Up to this point we created an effective permittivity where the gold crosses are grid-aligned in both layers. Since we designed the three-dimensional adaptive coordinates such that the crosses are right above each other, it would suffice to apply the same two-dimensional, planar adaptive spatial resolution (ASR) transformation function in each layer. This means that the coordinate lines are compressed at the vicinity of the metallic surface. Mathematically, this is just another coordinate transformation that transforms the effective permittivity. The design of such a transformation is described in detail in [8,11]. However, this requires an FMM code that is capable to process coordinate transformations directly, including a switch in the basis. Also, it is difficult to start a plane wave in physical space, since this plane wave is also transformed when we change the basis functions due to the coordinate transformation we perform in every layer. Therefore, a three-dimensional ASR is desirable to avoid these problems.

As indicated above, the aim of this paper is to demonstrate a way to incorporate three-dimensional coordinate transformation in any classic FMM code. To do so, the basic idea is switching on the adaptive spatial resolution smoothly with increasing *x*^{3}-coordinate. Thereby, the basis functions of the problem represent the real, physical space. Therefore, we can easily start an ordinary plane wave in the incoming, Cartesian, physical half-space. Then, we can introduce several intermediate layers to start the adaptive spatial resolution. The general procedure is sketched in Fig. 4(a). In this sketch, we start by a Cartesian layer at the bottom, cf. Fig. 4(b). In the next three layers, we gradually introduce the ASR as discussed in great detail in [11]. “1/3 ASR” figuratively means that the ASR has reached a third of its desired strength, see Figs. 4(c)–4(e).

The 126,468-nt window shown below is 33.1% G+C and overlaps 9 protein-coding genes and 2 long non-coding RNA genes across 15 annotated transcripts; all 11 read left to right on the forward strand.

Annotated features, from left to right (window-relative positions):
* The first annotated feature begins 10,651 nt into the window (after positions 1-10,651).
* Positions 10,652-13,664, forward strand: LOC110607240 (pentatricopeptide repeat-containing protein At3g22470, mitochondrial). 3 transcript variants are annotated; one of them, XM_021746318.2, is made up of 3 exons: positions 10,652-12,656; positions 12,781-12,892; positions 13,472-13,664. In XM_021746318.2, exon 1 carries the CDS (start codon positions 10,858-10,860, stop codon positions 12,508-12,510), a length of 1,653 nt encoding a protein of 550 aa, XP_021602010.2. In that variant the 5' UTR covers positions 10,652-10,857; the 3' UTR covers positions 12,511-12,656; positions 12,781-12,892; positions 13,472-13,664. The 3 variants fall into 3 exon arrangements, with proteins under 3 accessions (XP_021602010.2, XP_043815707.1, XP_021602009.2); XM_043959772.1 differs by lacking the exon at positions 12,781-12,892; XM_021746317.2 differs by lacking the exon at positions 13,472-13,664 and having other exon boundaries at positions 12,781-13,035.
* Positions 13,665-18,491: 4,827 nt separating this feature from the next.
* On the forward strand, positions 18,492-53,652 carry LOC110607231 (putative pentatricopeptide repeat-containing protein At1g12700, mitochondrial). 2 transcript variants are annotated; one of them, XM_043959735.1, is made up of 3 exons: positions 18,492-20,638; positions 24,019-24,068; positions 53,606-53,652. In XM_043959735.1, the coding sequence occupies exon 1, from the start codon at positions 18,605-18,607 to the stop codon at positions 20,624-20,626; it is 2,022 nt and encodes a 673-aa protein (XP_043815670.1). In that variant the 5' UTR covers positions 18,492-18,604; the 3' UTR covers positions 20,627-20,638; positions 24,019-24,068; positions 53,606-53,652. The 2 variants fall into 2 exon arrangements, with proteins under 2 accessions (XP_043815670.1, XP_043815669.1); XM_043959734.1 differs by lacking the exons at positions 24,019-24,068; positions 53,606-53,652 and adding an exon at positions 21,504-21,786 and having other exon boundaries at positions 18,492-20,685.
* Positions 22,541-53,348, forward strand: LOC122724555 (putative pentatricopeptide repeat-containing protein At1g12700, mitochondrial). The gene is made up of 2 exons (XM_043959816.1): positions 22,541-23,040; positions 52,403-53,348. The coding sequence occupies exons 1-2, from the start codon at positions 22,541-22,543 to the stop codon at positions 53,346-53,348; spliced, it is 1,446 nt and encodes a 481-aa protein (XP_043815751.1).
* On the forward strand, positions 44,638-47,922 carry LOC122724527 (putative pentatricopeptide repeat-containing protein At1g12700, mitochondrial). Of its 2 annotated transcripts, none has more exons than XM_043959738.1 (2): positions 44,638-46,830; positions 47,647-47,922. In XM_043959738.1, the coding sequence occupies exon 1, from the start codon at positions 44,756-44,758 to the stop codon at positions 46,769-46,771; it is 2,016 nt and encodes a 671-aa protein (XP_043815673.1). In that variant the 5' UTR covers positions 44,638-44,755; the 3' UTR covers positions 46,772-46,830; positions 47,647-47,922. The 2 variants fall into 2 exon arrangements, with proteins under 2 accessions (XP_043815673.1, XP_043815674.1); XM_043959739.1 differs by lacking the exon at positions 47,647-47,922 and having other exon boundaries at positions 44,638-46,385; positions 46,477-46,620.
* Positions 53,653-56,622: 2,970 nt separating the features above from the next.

The layer in which the ASR is fully introduced at its desired strength (cf. Fig. 4(e)) is the layer where the first cross is located (shaded in yellow). Then, like before, we rotate the mesh, only with an ASR applied before that, see Fig. 4(f). Once the mesh is rotated up to the cross rotation angle *φ*_{0}, we can compute the layer of the rotated cross, again shaded in yellow in Fig. 4(a). The mesh that is used to compute the effective permittivity in this layer is depicted in Fig. 4(g). Like above, we then gradually reverse the mesh changes—first, the mesh is rotated back, then the ASR is decreased until we reach the outgoing layer with a Cartesian mesh.